Add Power to Your Writing: Understand passive and active verbs

The Grammar PatrolWe (Edith Hope Fine and Judith Josephson) are the Grammar Patrol. Both of us taught for years and are now writers, with thirty plus books between us, including our two popular grammar guides, Nitty-Gritty Grammar and More Nitty-Gritty Grammar. For close to twenty years, we taught writing and grammar basics and now we blog about grammar for writers.

Active or Passive Verbs? (Go-getters or Couch Potatoes?)

Active Woman Walking Vigorously

On an “active” day, you might walk five miles and complete your “To Do” list by noon. On a more “passive” day, you might meditate in the morning, spend the afternoon reading, and settle in for a good movie in the evening. Both kinds of days can be worthy and satisfying.

Lazy Guy Couch Potato

But in writing, and with verbs in particular, the “active” voice usually packs a bigger punch than the “passive” voice. These terms may seem confusing. We met some folks in our grammar refresher classes who equated “passive” with “past tense.” That’s not the case.


Active Voice/Passive Voice

So what’s the deal with active and passive verbs?

In the active voice, the person or thing doing the action is in charge. The reader is instantly drawn to the subject of the sentence.


The jury announced its verdict.

The jury is front and center.


In the passive voice, the subject receives the action or is acted upon.


The verdict was announced by the jury.

Note how the verdict has taken the spotlight.


Newspaper headlines use the active voice, not only for its immediacy, but because it’s a shorter form.


American Pharaoh wins 2015 Triple Crown


The 2015 Triple Crown was won by American Pharaoh

Pretty clunky, huh? A headline like this one is unlikely.


Passive Tips: To Be Verbs, Key Prepositions

Be on the lookout for the helping verbs was, were, and will be in the passive voice. They can often signal the  passive voice when paired with prepositions that follow the verb, like by, for, and to.

Check out these examples of the passive that combine helping verbs with prepositions:

The walleye was caught by Herb.

     was cleaned by     will be faxed to     were polished for     were created to


Which Voice to Use?

In most kinds of writing, the active voice adds punch and power to sentences. It’s more clear, direct, and takes fewer words than the passive voice.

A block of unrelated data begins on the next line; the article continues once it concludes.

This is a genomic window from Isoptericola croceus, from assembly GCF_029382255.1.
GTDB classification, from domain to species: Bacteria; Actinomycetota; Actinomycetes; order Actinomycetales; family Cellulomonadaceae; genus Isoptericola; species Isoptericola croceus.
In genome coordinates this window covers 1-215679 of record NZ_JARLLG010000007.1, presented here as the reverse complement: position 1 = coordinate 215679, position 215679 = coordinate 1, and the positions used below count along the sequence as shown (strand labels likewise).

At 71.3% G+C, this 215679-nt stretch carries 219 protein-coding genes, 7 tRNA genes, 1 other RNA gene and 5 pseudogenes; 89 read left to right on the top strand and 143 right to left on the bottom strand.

When you work your “active voice” magic on the sentence above, you get this:

Herb caught the walleye.

Occasional use of the passive is fine.

A league playoff game is scheduled for Sunday.

In scientific or formal writing, using the passive voice is more common:

“Half the test subjects were given the medication and half a placebo.”

(May robust health help the placebo subjects!)

Sometimes, you’ll use the passive voice to put the emphasis on the most important idea in the sentence. During a root canal procedure, the comfort of the patient may be the most important idea:

The patient was given laughing gas by Dr. Paine.

If you were to run Lincoln’s “Gettysburg Address” through your grammar checker, it would flag many uses of the passive. Use common sense—we wouldn’t touch a single comma, let alone a verb, of Mr. Lincoln’s moving words.


TIP: Avoid mixing the active voice with the passive voice in the same sentence or paragraph.


Bipsy dimmed the lights as the wine was poured.

[active]                                           [passive]


Just for fun, highlight all the verbs in a piece of writing you’re currently working on. What do you find? Active voice or passive voice?

Please Share

For more on the active and passive voice, check our zany Nitty-Gritty Grammar and More Nitty-Gritty Grammar guides (Random House). And send us bloopers you hear or see. We love hearing from you.

Heads up! Pop Quiz coming soon!

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